“So polite,” Tony says back, and he sounds almost angry, “you’re not disproving my point here, about you being everything I need,” and Steve has his mouth open to argue but then the words register and he just stands there gaping like a goldfish. In regenerative armor.

“I mean,” Tony says, now sounding slightly uncertain, underneath all the flippancy, “you just said it, about me, I laugh when I’m serious, you know that about me, you do know that about me, and this is me. Being serious. About you.”

“I love you,” Steve says.

“Of course you want me, everyone wants me, I’m a hero—”

“No. I love you. Hear the difference?”

“Since when are you the sarcastic one of us?”

“Since you need me to be. I want to be what you need. You care about everyone, even when you pretend you don’t. You said you wanted to talk to me. I like talking to you. I like you, Tony. Because you are a good man. I know you are. And…you just said us. Did you mean to say us? Because—oh.”

“…why do you taste like coffee?”

“I—mmm—there’s an incredible place called Starbucks down the street from—oh, god, Tony—wait, we’re still in your office and those’re glass windows—”

“I can see we have some catching up to do still in the area of hot beverages. Not now. Later. Steve?”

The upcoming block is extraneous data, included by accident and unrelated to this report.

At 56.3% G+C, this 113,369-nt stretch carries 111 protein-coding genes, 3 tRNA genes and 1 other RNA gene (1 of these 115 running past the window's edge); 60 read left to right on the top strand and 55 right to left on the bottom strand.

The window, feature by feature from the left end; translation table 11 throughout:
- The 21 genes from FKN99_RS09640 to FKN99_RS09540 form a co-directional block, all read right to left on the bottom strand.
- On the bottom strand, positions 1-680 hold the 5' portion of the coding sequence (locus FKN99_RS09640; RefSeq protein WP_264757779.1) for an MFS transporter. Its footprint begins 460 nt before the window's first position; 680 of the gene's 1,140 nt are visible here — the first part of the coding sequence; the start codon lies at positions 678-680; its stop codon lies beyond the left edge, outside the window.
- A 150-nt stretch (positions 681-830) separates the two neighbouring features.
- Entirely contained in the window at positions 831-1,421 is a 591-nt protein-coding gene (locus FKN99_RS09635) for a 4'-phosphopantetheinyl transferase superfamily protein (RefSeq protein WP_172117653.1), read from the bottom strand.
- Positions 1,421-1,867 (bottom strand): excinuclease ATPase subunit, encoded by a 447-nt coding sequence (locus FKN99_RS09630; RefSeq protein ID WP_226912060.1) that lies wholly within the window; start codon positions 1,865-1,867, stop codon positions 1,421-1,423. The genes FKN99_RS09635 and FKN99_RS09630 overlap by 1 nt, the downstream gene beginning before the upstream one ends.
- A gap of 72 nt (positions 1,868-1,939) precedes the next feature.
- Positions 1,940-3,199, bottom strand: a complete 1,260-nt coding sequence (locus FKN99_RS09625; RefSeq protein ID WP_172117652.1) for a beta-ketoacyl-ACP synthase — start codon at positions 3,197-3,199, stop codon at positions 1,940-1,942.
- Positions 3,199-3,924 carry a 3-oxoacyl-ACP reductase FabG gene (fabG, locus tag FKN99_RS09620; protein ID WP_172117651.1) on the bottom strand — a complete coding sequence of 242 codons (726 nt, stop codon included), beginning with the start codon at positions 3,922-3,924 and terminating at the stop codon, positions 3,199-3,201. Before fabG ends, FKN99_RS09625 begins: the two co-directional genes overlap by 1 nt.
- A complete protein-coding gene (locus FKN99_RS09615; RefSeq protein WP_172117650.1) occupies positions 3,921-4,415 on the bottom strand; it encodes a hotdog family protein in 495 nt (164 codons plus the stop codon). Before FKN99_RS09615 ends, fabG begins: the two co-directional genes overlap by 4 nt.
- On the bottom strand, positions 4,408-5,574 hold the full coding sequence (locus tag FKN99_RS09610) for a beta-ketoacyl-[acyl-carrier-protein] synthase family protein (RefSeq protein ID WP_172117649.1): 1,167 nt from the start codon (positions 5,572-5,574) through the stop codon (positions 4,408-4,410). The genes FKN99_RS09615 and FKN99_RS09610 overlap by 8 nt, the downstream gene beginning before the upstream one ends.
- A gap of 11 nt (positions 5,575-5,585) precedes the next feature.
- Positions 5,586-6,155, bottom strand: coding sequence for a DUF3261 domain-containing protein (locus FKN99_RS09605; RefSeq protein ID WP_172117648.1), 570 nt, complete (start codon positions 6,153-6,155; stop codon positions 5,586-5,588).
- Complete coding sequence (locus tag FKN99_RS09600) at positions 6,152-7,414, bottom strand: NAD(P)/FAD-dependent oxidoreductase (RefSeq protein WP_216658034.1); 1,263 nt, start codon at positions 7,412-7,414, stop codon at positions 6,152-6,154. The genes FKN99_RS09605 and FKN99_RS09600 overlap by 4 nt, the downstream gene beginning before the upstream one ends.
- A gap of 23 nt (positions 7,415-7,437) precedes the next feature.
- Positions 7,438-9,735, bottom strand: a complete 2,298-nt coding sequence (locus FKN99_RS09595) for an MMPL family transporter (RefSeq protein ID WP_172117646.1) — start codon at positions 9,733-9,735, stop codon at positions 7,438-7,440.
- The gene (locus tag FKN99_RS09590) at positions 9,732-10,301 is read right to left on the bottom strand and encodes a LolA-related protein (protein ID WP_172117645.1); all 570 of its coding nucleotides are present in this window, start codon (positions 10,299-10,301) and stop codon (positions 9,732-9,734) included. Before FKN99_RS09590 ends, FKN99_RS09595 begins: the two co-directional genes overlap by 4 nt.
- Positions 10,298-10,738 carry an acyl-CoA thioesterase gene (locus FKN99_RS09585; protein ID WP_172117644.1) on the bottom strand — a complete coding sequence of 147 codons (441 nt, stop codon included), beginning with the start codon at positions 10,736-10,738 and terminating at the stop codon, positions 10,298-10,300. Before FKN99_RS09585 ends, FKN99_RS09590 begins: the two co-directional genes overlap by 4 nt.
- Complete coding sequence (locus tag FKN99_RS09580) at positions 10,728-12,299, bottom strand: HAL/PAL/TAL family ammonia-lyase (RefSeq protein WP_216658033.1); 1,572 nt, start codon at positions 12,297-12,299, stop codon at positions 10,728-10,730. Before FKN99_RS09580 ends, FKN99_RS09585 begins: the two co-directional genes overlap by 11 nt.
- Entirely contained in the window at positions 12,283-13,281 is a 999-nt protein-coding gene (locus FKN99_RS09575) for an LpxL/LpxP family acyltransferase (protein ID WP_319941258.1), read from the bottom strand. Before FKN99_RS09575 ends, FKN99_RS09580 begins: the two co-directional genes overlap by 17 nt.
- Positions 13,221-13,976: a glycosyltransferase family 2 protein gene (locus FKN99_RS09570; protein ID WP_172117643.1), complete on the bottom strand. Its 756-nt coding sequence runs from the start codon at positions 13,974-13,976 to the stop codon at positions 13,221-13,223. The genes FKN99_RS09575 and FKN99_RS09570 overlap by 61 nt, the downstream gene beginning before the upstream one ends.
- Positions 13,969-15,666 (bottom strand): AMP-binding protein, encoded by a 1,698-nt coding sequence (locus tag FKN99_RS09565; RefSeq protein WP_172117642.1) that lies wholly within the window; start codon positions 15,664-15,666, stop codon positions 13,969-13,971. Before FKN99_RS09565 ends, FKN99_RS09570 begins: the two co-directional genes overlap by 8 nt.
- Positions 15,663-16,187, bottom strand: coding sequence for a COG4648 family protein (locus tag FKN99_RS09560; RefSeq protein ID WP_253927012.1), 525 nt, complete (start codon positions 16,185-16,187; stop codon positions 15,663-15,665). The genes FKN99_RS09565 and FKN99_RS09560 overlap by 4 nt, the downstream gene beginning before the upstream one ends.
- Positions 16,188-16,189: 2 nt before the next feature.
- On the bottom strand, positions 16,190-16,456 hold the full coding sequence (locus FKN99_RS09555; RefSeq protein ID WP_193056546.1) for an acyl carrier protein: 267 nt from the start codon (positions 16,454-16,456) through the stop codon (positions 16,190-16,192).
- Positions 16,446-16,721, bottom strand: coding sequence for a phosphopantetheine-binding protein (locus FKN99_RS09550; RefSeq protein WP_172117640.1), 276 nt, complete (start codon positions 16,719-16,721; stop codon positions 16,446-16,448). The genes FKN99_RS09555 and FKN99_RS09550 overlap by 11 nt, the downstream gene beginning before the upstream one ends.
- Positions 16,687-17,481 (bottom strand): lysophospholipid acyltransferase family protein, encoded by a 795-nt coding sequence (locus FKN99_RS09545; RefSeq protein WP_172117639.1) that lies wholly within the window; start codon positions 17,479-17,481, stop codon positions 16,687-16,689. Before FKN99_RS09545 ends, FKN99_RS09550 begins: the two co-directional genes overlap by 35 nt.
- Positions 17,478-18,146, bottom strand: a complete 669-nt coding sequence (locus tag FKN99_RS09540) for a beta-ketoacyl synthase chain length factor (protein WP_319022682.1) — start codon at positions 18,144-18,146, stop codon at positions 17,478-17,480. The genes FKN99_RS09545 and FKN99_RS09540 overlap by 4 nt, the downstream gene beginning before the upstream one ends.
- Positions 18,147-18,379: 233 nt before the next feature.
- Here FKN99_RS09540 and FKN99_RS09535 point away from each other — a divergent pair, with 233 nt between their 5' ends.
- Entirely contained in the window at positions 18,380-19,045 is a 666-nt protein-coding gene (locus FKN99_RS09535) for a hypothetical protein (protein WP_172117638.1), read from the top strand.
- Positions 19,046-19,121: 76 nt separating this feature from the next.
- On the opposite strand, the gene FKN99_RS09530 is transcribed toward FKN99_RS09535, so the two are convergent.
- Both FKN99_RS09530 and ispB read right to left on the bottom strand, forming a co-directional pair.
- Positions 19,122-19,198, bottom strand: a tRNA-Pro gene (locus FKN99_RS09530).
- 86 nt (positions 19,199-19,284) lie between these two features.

“What? Don’t stop!”

“I do like this redesigned suit on you. I do good work. Before I get you out of the suit—”

“Yes please.”

“—I did want to say something, you know. You said it and I didn’t and that’s not fair, so I’m going to feel horribly uncomfortable until we even things out again—”

“What?” The suit’s on the floor in a happy puddle of high-tech abandon, now. Steve nearly trips over it, catches his balance with both hands on Tony’s shoulders, then just holds on, and doesn’t let go. “Oh—you don’t—don’t say it just because you think I want to hear—” No matter how badly he does want to hear. If Tony’s not ready, then he’s not, and Steve can manage a lot of amazing feats, but not that one. That one has to come on its own.

He holds his breath anyway.

And Tony grins, that familiar satisfied expression that Steve always wants to kiss into breathless oblivion, but under that, something new, honest and open and entirely real. Says, cheerfully, “Jokes, seriousness, me. Okay? Good, then. I love you, too.”